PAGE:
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Sani Brown sprints to head of class

by Shintaro Kano

Kyodo

The 10-second barrier has been unbreakable for Japanese sprinters in the 100 meters, Koji Ito coming the closest in 1998 when he ran it in 10 seconds flat.

But Abdul Hakim Sani Brown, the 18-year-old half-Ghanaian prodigy, is giving Japan hope the wall may finally come down after completing the 100-200 double at the national athletics championships on Sunday, the first sprinter to accomplish the feat since Shingo Suetsugu in 2003.

Sani Brown rewrote his personal best in both the 100 and 200, his time of 10.05 in the 100 the sixth fastest ever by a Japanese. He did it while beating all four members of the nationally heralded Rio Olympic silver medal-winning 4×100 medley relay team — Ryota Yamagata, Shota Iizuka, Yoshihide Kiryu and Aska Cambridge.

Sani Brown will make his second appearance at the world championships in London in August, when all eyes in Japan will be on him to see how much he has gained on the likes of Usain Bolt and Justin Gatlin.

The nationals were a confirmation of Sani Brown’s touted potential, and have quickly shot him to Tokyo Olympic-bound stardom alongside fellow teenagers such as Takefusa Kubo in soccer and Rikako Ikee in swimming.

While he missed Rio last year due to injury, Sani Brown broke Bolt’s record in the 100 and 200 at the 2015 world youth championships. The double there earned him the IAAF Rising Star award.

None of the early success seems to be going to Sani Brown’s head, however. What was on his mind after being named the top male athlete of the nationals on Sunday evening was — supper.

“I’ll crash for a few days and eat some good food and recover,” Sani Brown said with a big smile, salivating over his options in the Japanese carbs-capital that Osaka is known for being. “Then I’ll go back to the Netherlands and work hard again.

“I’m very happy about being No. 1 in Japan, but I don’t want to settle for this. I want to do well at the world championships and other competitions I’ve got ahead of me.”

He drew singular praise from his fellow competitors at the nationals who struggled to keep up with the 188-cm speedster.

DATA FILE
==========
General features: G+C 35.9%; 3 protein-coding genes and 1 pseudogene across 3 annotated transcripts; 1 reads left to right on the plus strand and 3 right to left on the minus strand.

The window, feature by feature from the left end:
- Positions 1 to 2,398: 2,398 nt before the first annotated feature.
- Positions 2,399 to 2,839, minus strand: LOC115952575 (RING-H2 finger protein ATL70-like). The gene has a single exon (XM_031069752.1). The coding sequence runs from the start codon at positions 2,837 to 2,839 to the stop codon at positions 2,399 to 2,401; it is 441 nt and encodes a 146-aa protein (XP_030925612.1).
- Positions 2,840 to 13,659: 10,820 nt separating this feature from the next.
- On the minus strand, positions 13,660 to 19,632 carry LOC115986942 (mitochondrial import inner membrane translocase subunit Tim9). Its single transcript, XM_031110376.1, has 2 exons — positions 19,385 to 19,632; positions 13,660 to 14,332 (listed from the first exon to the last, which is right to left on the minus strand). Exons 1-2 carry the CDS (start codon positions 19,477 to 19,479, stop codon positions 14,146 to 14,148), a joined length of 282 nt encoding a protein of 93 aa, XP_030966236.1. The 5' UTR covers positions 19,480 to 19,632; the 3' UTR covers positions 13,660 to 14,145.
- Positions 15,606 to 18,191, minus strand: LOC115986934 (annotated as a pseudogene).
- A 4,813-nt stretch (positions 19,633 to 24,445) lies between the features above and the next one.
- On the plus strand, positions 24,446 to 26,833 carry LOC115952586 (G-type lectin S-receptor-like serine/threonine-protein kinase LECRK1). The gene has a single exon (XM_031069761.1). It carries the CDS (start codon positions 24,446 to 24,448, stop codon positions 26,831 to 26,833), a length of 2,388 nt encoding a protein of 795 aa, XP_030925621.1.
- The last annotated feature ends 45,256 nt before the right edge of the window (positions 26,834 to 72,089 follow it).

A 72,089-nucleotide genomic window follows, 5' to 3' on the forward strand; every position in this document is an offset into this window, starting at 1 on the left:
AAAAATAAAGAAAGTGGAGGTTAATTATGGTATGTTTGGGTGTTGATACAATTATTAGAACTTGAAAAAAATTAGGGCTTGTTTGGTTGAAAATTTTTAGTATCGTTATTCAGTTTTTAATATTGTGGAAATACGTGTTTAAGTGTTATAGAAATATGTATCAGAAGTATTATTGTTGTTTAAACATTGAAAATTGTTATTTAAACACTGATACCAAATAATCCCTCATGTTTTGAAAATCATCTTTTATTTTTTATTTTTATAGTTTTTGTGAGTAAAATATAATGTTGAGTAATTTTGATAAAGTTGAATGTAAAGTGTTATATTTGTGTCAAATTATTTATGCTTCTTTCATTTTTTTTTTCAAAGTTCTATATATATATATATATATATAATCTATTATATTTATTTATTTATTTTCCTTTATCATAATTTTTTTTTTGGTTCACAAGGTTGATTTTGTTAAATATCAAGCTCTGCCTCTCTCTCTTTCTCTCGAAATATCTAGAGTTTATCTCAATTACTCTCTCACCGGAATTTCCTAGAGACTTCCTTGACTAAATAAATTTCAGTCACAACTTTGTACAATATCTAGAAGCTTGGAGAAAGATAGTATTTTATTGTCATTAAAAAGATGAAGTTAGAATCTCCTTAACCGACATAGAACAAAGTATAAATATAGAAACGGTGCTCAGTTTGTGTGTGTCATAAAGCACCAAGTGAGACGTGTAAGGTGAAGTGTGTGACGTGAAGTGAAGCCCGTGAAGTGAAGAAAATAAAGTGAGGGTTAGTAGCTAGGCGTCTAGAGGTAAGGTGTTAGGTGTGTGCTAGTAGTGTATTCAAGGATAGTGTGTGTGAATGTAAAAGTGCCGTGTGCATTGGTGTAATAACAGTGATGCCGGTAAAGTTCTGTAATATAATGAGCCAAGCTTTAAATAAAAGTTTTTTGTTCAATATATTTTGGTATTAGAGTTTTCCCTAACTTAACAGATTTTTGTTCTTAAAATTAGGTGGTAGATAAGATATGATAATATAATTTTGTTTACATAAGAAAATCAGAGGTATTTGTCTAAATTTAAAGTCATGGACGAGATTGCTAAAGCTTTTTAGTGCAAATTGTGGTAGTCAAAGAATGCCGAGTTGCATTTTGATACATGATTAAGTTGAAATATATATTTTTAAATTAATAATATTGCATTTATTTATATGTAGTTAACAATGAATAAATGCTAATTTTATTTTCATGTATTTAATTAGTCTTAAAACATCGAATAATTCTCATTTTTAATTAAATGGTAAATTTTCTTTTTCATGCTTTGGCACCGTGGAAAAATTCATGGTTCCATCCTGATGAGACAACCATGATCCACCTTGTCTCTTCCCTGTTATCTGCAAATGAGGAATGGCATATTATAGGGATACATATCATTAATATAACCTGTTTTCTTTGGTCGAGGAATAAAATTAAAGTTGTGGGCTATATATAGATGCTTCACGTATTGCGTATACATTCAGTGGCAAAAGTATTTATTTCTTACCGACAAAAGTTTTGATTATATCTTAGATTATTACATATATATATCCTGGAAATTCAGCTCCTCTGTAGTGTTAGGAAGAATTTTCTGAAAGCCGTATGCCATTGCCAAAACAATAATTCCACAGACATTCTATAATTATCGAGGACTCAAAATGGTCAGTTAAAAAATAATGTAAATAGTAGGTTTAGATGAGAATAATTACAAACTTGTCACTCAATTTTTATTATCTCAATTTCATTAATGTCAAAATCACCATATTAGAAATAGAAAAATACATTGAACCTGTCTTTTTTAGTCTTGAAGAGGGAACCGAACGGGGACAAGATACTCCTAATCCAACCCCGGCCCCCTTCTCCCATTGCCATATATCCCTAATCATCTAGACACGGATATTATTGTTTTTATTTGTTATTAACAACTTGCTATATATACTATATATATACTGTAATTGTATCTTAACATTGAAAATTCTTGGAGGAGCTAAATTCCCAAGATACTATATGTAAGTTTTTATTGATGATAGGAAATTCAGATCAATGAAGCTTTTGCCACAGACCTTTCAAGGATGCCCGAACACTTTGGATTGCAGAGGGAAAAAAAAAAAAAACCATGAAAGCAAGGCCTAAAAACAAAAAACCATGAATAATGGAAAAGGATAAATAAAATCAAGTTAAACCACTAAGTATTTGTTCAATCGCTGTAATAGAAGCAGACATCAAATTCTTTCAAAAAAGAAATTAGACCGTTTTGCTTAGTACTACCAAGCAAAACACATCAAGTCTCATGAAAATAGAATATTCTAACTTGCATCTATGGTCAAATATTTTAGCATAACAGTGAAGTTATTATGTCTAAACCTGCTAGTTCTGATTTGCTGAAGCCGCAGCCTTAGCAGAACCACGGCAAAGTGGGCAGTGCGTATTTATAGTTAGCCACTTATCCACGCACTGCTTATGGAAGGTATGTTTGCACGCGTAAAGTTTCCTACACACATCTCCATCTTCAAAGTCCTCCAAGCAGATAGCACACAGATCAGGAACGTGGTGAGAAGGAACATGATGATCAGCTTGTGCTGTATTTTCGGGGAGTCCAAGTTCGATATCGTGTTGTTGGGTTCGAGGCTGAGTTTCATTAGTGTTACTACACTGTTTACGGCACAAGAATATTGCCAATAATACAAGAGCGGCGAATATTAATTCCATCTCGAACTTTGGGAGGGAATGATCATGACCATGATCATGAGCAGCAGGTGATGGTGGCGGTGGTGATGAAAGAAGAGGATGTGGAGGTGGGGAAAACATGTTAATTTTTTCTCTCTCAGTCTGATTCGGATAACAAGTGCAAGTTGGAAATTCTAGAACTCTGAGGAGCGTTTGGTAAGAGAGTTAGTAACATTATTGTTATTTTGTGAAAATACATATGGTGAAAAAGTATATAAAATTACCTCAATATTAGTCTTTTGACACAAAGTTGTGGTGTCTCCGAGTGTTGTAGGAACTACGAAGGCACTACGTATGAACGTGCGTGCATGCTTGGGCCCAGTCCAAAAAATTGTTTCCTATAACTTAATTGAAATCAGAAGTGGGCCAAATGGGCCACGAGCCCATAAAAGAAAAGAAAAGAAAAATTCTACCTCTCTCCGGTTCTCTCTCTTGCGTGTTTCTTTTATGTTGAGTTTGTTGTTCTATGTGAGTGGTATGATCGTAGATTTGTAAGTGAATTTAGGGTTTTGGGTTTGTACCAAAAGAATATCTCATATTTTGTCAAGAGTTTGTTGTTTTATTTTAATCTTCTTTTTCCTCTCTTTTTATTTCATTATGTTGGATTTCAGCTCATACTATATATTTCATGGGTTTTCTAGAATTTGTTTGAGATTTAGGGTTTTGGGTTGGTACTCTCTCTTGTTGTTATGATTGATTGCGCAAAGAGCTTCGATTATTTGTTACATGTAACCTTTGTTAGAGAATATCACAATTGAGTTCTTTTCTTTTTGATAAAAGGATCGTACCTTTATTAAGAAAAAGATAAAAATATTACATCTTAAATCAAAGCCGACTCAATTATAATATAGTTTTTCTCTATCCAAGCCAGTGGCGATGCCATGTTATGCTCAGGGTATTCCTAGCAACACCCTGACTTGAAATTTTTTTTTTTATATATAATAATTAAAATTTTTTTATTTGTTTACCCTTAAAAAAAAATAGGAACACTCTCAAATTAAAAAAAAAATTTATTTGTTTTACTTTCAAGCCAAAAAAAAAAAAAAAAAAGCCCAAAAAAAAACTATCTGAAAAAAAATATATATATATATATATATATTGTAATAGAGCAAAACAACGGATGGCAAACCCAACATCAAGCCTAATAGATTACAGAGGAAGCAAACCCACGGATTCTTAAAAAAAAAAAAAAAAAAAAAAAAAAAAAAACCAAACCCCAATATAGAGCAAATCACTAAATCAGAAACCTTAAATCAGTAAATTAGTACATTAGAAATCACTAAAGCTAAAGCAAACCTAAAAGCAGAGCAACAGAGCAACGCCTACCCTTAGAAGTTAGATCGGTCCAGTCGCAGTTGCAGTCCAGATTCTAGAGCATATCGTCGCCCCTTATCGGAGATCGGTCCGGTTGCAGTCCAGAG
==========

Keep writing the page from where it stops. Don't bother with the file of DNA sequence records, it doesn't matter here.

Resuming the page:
“He’s so big I thought I was competing at the world championships,” said Iizuka, who was the defending 200 champion at the nationals and will compete against Sani Brown in the discipline in London. “Not too many Japanese are bigger than me in athletics, but he’s massive.

“I think what he’s doing is great. We went to Rio and achieved what we achieved, and it probably spurred Hakim on. So now we have to feed off him and try to do better.”

Sani Brown has taken his training base abroad, and is set to enroll this fall at the University of Florida, one of the top sports colleges in the United States. He credits his improvement from last season to the coaching he has received overseas.

“I think there’s a difference in the way coaches work in Japan and the way the top coaches in the world work,” Sani Brown said. “I’ve done a lot of weight training which has strengthened my core, and that’s stabilized my upper body when I run.”

Japan’s 100 record-holder Ito, now the head of development at the Japan Association of Athletics Federations, said the wunderkind has a feel for sprinting that only the great ones have.

“For someone his age, he knows how to take it up a notch with each round in a competition,” Ito said. “It’s a good sign because he’s been a junior champion, but to do it at the senior level, he will need to put up fast times comfortably.

“Like Carl Lewis or Bolt, he has the ability to rein it in until 60 or 70 meters before letting it all go, and that is a quality not everyone has. The four who won a medal in Rio have talent, but so does Hakim, who beat them all.”

Yet Sani Brown’s most admirable quality might be his temperament, the easy-going way he carries himself in a country where athletes tend to be overhyped at a young age, and can be forgotten quickly and ruthlessly without instant results.

“It’s understandable for people to get nervous or worked up wanting to win, but I think the most important thing is to enjoy the race, have fun competing,” he said. “As long as you don’t forget that part, I don’t think you can become nervous.

“It feels great to run fast, and the more competitive it gets, the better for me.”